Quote: Beginner’s Mind and Expert’s Mind

In the beginner’s mind, there are many possibilities. In the expert’s mind, there are few.
— Shunryu Suzuki in Zen Mind, Beginner’s Mind

Found here.

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Liquid Metal? In A Watch?

Yes. In a watch. Not just any watch, but an Omega.

In any case, watch. I mean the video at that link, and you’ll love the slogan: “Sometimes, the most unlikely partnerships are the most enduring.” And I guess we could add, “the most expensive.”

Here’s the short description from that page on the bulk metallic glass that goes by its trade name “Liquidmetal®”:

Liquidmetal®: seamless bonding, remarkable hardness

The Liquidmetal® alloy is an amorphous metal – a metallic material with a disordered, non-crystalline atomic structure. Its fusion temperature is half that of conventional titanium alloys but when it is cooled, its hardness is three times as great as that of stainless steel. Its amorphous structure allows it to bond seamlessly with the ceramic bezel.

The Liquidmetal® is a bulk metallic glass alloy consisting of five elements: zirconium, titanium, copper, nickel and beryllium. A bulk metallic glass can, by virtue of its low critical cooling rate, be formed into a structure with a thickness of more than a tenth of a millimetre. Zirconium is an important constituent part both of the Liquidmetal® alloy and of the ceramic material which is made of zirconium dioxide (Zr02).

Thanks for the pointer to my friend and colleague Ram (Prof. U. Ramamurty), who is well known for his studies of mechanical behaviour of bulk metallic glasses.

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BTW, this blog has had a chance to post about Liquidmetal® sometime ago.

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Golden Trivia

From Who’s Got All The Gold, And Who’s Mining It:

All Gold Ever Mined – The total amount of gold ever mined is estimated to be worth around US$5 trillion.

How Gold is Used – You might have though (like me) that most of the gold in the world stored in bank vaults and lock-boxes? Actually, 78 % of the worlds’ gold is made into jewelery. Other industries, mostly electronics, medical, and dental, require about 12%. The remaining 10% of the yearly gold supply is used in financial transactions.

Posted in Economics, Materials Science, Society | 1 Comment

Materialia Indica

Just a quick note — after a dormant period of over 16 months! — to tell you that I have started blogging at Materialia Indica, an India-centric group blog by and for materials science folks — academics, researchers, post-docs, grad and undergrad students. See the About page for details. [Update (1 June 2009): Materialia Indica now has a new, more spacious and more feature-rich home at Ning, which offers a complete suite of networking and community-building features that we have always wanted (and our blog lacked). In particular, becoming a member and starting a discussion is far easier for all the members of a community in a social network than in a blog. Hence the move to Ning.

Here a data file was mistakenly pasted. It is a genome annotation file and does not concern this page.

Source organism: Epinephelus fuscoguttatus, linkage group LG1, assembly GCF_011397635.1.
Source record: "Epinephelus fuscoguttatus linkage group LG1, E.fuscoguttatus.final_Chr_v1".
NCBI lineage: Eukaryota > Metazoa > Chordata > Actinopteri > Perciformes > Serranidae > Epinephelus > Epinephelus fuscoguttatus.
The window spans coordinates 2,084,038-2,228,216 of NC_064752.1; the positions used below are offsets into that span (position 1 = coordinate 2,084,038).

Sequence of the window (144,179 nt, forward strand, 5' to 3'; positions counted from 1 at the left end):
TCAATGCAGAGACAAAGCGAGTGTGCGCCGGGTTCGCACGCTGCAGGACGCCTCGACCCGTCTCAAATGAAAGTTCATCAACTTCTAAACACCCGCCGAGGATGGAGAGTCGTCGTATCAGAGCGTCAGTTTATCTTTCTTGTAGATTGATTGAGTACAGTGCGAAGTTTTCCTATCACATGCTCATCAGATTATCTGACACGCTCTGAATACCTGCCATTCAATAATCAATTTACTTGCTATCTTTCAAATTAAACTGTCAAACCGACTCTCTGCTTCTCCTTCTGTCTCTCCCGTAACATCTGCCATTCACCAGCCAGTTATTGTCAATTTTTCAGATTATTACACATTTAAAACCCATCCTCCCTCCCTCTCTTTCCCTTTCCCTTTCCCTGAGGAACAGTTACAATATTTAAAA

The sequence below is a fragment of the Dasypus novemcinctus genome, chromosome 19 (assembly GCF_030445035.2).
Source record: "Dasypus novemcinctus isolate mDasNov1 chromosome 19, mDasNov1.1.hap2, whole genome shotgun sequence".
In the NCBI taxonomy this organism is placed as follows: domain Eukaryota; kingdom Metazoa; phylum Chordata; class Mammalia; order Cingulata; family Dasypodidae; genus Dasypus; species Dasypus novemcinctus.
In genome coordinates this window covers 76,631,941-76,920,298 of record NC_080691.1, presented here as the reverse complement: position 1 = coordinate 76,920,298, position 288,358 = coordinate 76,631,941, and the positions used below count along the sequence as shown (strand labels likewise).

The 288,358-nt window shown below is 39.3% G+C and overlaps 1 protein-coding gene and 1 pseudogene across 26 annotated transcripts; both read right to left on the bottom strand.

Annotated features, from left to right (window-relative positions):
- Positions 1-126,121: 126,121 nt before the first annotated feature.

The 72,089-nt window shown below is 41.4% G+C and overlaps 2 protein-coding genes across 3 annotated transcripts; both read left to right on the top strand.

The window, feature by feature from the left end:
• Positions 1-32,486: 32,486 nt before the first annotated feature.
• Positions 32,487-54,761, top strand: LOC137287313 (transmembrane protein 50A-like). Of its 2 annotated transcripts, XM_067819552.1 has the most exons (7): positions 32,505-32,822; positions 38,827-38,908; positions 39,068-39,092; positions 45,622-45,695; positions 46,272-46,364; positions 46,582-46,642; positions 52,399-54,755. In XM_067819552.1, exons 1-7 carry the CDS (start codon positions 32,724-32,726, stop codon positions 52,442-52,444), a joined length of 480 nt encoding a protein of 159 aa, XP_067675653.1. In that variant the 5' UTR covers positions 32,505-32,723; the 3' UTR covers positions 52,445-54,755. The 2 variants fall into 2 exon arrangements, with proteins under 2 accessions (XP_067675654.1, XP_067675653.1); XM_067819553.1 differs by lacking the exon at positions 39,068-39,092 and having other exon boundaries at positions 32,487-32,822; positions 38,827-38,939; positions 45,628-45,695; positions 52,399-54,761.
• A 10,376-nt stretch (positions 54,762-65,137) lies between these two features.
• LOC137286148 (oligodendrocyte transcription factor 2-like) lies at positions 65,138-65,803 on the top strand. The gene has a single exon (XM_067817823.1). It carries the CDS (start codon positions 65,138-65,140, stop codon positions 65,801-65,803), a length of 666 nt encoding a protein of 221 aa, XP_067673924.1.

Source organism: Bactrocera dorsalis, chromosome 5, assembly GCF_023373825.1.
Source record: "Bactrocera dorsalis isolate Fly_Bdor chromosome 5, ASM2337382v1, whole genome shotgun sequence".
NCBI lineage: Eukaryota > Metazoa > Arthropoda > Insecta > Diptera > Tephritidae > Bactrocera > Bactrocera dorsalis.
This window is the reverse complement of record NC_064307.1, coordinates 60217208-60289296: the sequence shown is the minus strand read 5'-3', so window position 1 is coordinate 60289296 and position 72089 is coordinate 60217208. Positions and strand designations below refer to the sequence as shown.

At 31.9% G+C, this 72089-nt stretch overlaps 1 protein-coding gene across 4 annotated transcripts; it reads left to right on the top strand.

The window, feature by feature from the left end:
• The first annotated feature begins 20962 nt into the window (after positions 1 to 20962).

If you are interested in materials science/engineering education and research in India, Materialia Indica is the place to be. Come on in and join us. You don’t need a special invitation from anyone; just click on the ‘sign-up’ link, fill in the details, and you are in!]

As of now, my co-bloggers are Guru (M.P. Gururajan, IIT-D) and Phani (G. Phanikumar, IIT-M).

We would like to expand our team. If you are interested — or, if you know someone who might be interested, let us know through the contact form on the Contributors page.

Now, this blog can go back to being silent …9

Posted in Materials Science

Links: Spidey suits, and tips on writing papers

Science Daily: Physicists have found a formula for a Spiderman suit.

Chemical & Engineering News: Tips for writing a journal article.

Posted in Higher Ed, Physics, Publish/Perish | 2 Comments

Links: Music of the dunes, grad school advice, value of education at an elite college

Philip Ball: Grainy tunes from sand dunes.

Drek: Advice for Grad Students [Via Brayden King].

Paul Graham: “It doesn’t matter much where a given individual goes to college.

Posted in Controversy, Higher Ed, Physics | Leave a comment

Some links …

Exon points us to this Science Roll post with a compilation of science-oriented video archives.

Philip Ball has a post recounting the history (and the key person) behind the development of goggles that filter out UV and IR radiation.

Guru points us to some of the classic papers from the previous centuries that Philosophical Magazine has published on its website along with some commentary.

This article in the Hindu is about a study on the saddle point configuration for nucleation of a bubble in superheated water. It claims that this study overturns a conventional view; I am yet to figure out how!

Posted in History, Materials Science, Technology | 3 Comments